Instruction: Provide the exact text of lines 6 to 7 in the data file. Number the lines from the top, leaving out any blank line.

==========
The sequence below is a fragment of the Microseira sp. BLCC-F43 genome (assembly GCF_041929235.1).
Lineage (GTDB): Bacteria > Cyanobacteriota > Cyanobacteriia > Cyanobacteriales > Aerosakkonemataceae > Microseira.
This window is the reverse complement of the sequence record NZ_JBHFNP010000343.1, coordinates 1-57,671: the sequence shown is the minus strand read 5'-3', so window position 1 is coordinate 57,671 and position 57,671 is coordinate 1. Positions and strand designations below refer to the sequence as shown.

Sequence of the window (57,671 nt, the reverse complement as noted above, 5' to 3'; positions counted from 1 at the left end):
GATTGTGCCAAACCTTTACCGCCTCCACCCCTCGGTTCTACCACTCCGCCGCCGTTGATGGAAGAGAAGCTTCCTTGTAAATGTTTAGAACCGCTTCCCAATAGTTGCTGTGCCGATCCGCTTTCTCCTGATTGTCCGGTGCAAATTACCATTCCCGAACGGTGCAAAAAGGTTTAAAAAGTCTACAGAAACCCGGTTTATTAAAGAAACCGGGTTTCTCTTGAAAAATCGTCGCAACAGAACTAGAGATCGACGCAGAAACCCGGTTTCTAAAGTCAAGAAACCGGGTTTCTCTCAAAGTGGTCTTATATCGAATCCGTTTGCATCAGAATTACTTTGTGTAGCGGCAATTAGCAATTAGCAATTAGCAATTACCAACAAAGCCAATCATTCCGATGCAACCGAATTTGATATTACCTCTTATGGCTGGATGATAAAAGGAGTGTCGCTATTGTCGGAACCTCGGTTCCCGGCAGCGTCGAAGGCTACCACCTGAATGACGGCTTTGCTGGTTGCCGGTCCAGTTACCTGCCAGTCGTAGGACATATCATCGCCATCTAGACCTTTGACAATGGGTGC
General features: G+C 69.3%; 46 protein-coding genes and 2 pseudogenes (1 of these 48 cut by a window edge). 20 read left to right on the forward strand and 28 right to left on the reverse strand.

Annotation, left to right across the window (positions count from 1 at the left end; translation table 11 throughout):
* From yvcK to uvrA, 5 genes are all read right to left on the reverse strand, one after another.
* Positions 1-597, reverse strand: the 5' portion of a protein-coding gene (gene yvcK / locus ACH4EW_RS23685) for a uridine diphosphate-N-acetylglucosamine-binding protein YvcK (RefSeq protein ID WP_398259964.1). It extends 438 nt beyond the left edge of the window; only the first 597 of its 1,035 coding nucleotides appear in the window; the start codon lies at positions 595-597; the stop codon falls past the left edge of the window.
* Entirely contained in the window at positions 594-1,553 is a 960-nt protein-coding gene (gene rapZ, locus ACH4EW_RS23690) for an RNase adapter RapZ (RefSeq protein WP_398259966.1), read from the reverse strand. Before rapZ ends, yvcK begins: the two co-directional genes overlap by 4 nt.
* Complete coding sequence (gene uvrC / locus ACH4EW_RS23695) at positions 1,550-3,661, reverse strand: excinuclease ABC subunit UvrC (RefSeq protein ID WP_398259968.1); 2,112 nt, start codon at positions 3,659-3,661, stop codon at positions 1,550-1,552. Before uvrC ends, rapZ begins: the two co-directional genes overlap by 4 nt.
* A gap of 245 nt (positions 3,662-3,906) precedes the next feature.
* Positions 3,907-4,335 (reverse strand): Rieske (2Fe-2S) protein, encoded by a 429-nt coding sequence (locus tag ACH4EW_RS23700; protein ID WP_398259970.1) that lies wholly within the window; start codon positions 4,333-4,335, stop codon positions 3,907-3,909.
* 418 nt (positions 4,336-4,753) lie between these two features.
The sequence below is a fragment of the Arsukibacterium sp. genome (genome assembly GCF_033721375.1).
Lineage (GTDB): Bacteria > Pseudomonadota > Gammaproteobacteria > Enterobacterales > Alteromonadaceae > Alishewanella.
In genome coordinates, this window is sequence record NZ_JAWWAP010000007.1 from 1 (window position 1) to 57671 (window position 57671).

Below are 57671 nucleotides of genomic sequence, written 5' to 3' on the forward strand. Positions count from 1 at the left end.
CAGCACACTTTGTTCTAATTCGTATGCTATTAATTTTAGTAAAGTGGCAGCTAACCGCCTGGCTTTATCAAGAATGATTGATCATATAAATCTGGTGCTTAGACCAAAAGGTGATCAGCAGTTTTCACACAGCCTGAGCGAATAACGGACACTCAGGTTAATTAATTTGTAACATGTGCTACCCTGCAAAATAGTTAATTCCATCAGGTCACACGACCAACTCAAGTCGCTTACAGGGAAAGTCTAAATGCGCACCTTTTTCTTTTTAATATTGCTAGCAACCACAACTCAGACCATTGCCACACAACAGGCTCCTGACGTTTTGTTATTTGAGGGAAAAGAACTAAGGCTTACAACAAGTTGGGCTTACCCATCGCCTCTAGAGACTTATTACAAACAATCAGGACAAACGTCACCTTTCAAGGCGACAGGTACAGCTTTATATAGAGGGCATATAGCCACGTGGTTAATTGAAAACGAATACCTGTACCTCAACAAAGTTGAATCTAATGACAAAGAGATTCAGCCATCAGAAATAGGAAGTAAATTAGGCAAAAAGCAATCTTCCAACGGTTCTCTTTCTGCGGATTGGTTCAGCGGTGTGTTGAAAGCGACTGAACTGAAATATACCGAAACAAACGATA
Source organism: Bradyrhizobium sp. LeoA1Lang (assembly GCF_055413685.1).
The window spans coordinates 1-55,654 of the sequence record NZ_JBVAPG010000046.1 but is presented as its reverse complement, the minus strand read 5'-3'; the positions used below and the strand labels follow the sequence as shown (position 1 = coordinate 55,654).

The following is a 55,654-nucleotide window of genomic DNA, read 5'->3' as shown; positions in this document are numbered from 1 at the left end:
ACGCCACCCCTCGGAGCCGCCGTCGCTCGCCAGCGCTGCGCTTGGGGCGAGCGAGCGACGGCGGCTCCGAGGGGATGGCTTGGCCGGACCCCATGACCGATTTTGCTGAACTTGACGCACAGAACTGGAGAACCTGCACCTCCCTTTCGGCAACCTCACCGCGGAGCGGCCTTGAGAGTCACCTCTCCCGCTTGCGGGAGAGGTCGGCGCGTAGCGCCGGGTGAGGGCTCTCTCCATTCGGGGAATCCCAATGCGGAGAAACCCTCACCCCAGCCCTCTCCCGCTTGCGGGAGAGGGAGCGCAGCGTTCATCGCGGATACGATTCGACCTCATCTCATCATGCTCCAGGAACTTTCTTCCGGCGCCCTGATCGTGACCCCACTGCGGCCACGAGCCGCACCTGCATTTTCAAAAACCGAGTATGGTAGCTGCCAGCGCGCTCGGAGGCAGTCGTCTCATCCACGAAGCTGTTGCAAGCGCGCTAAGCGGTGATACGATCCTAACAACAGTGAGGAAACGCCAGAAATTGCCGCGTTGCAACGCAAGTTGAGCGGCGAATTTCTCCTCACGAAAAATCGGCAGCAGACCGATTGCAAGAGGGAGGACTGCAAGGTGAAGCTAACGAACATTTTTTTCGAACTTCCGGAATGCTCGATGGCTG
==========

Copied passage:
General features: G+C 69.3%; 46 protein-coding genes and 2 pseudogenes (1 of these 48 cut by a window edge). 20 read left to right on the forward strand and 28 right to left on the reverse strand.

Annotation, left to right across the window (positions count from 1 at the left end; translation table 11 throughout):